Test Your Fishing Luck on These Record-Breaking Lakes

By Mark Crawford

Fishing Lakes in Wisconsin

Over the years fishermen have caught some record-breaking fish in Wisconsin—some by serious fishermen who know where to find them, and others by casual fisher folk who ambled down to a dock to see what might be biting. Either way, when it comes to fishing on Wisconsin lakes, they both count!

Although most of Wisconsin’s record-breaking fish were caught decades ago, it doesn’t mean others aren’t lurking in these same waters across Wisconsin. Below are some lakes that have given up record-breaking fish.

Musky: 69 pounds, 11 ounces, Chippewa Flowage, Sawyer County (1949)

Located about 15 miles east of Hayward, the Chippewa Flowage is one of the most pristine water bodies in Wisconsin, with hundreds of undeveloped islands and fantastic fishing structures like points, bays, reefs and downed timber. Hardwood forests line the shores and eagles and ospreys are plentiful. Even if you don’t catch a musky, the scenery is worth the trip.

Northern pike: 38 pounds, Lake Puckaway, Marquette County (1952)

You might think this fierce fighter was caught in the Northwoods—however, it was taken from Puckaway Lake, a 5,013-acre lake near the town of Green Lake. Several boat landings provide public access. Even though the lake is surprisingly shallow (maximum depth of five feet), it is well known for its northern pike, bass and walleye.

Largemouth bass: 11 pounds, Lake Ripley, Jefferson County (1940)

Located beside Cambridge, this 420-acre lake has a highly developed shoreline, with plenty of recreational boating. Big bass are still pulled from Lake Ripley, as well as panfish, northern pike and walleye. If you need a break from fishing, take a swim—it’s one of the cleanest lakes in the southern part of the state.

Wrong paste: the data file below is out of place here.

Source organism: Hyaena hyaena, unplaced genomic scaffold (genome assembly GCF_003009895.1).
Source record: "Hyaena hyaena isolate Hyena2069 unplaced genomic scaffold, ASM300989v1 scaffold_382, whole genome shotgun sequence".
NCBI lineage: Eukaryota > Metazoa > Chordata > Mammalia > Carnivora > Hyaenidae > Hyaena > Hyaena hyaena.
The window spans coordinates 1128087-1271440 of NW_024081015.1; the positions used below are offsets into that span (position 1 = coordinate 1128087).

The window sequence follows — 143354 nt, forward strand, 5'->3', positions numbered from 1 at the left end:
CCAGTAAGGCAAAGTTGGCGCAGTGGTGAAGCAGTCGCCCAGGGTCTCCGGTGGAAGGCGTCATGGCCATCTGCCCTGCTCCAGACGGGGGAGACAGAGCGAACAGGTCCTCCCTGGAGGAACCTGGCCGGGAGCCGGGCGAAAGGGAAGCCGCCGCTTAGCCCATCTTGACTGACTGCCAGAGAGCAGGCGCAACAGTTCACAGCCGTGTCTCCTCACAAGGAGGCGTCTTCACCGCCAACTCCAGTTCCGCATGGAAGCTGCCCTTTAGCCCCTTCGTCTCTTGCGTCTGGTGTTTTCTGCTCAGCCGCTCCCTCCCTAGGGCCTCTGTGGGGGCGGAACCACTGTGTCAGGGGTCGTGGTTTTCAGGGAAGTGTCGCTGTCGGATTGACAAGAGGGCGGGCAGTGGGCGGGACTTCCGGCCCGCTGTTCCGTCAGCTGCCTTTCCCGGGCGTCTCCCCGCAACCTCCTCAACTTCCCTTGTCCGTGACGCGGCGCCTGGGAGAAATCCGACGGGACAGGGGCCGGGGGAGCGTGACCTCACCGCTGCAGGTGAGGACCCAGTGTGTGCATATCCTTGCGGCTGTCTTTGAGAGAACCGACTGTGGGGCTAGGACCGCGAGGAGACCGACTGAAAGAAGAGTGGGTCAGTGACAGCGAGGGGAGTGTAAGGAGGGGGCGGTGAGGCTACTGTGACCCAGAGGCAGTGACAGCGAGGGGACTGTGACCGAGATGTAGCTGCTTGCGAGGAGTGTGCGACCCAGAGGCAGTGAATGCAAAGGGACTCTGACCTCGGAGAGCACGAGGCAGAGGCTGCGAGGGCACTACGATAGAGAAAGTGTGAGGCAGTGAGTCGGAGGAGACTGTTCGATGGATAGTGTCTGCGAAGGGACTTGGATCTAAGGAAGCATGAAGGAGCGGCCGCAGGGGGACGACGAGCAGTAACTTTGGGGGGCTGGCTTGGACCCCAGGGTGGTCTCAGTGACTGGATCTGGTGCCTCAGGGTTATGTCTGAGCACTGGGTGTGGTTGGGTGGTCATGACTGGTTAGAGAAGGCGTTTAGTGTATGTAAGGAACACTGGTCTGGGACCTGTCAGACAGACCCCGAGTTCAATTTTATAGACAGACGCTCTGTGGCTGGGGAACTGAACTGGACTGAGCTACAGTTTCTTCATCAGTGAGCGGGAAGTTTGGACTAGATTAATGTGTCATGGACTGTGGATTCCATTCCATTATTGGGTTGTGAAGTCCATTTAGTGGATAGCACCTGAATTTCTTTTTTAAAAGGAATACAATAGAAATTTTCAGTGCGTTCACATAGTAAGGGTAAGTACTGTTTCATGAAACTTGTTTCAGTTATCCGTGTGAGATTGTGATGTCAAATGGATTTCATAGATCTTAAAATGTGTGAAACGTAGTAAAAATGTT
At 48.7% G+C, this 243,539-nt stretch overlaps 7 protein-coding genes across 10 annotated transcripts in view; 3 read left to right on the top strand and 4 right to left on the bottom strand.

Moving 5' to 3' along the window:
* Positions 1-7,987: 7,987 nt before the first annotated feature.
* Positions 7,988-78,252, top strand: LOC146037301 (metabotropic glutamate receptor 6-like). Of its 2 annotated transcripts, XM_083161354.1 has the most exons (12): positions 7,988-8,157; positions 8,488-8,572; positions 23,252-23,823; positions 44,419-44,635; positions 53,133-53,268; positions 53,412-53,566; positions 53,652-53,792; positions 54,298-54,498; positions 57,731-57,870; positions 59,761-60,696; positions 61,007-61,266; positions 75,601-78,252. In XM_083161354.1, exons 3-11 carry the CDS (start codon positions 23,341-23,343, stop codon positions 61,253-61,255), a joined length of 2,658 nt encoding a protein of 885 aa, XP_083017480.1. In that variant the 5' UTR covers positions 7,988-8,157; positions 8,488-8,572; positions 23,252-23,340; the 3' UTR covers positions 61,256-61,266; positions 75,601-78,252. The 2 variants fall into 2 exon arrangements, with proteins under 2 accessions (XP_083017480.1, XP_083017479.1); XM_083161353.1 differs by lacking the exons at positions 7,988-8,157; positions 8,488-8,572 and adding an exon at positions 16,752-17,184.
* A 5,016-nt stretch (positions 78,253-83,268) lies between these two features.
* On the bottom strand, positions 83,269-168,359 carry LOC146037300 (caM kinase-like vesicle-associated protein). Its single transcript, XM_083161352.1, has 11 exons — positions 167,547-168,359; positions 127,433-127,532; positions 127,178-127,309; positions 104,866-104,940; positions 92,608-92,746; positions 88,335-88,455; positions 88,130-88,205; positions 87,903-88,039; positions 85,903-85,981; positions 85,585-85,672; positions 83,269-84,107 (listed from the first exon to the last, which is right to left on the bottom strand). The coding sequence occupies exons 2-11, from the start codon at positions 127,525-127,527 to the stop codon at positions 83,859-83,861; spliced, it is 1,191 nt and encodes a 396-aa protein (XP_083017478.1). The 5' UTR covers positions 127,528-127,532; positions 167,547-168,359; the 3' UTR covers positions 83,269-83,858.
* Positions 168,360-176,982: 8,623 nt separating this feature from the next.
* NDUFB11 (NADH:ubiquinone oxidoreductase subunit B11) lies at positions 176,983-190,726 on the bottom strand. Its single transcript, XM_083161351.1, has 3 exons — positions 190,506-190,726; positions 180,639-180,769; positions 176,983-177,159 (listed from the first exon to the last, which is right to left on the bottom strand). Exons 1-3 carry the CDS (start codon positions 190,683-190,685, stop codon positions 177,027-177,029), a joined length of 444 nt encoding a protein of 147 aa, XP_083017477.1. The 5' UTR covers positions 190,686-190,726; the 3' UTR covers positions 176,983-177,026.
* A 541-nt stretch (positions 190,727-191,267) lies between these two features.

Brown trout: 18 pounds, six ounces, Lake Geneva, Walworth County (1984)

Lake Geneva is more than 5,000 acres in size and up to 135 feet deep—the varying depths and lake structures create plenty of places for fish to hide. Fishermen can expect to catch several species of trout, walleye, northern pike, largemouth bass and panfish. This is a popular lake for pleasure boating, so an early morning start is recommended.

Walleye: 18 pounds, High Lake, Vilas County (1933)

Located in the Northwoods, High Lake covers 741 acres in Vilas County and has a maximum depth of 36 feet. Fishermen access the lake from boat landings and public land along the shore. Fishing action can be hot, including walleye, panfish, bass and pike. The lake also has some nice-sized muskies (so be ready).

Bluegill: Two pounds, 9.8 ounces, Green Bay, Brown County (1955)

Everybody loves catching bluegills—especially big ones on light gear. It’s still easy to catch fat bluegills in Green Bay, especially during spawning season. Sawyer Harbor, Egg Harbor and Rowleys Bay in nearby Door County are also good spots to try. Fancy gear is not required—all you need is a pole, bobber and some worms.

There are plenty of other record-breakers to shoot for in your fishing excursions, such as yellow perch (3 pounds), channel catfish (44 pounds) and sturgeon (170 pounds). Maybe you’ll be the next to break a state record this summer.

This entry was posted in Fishing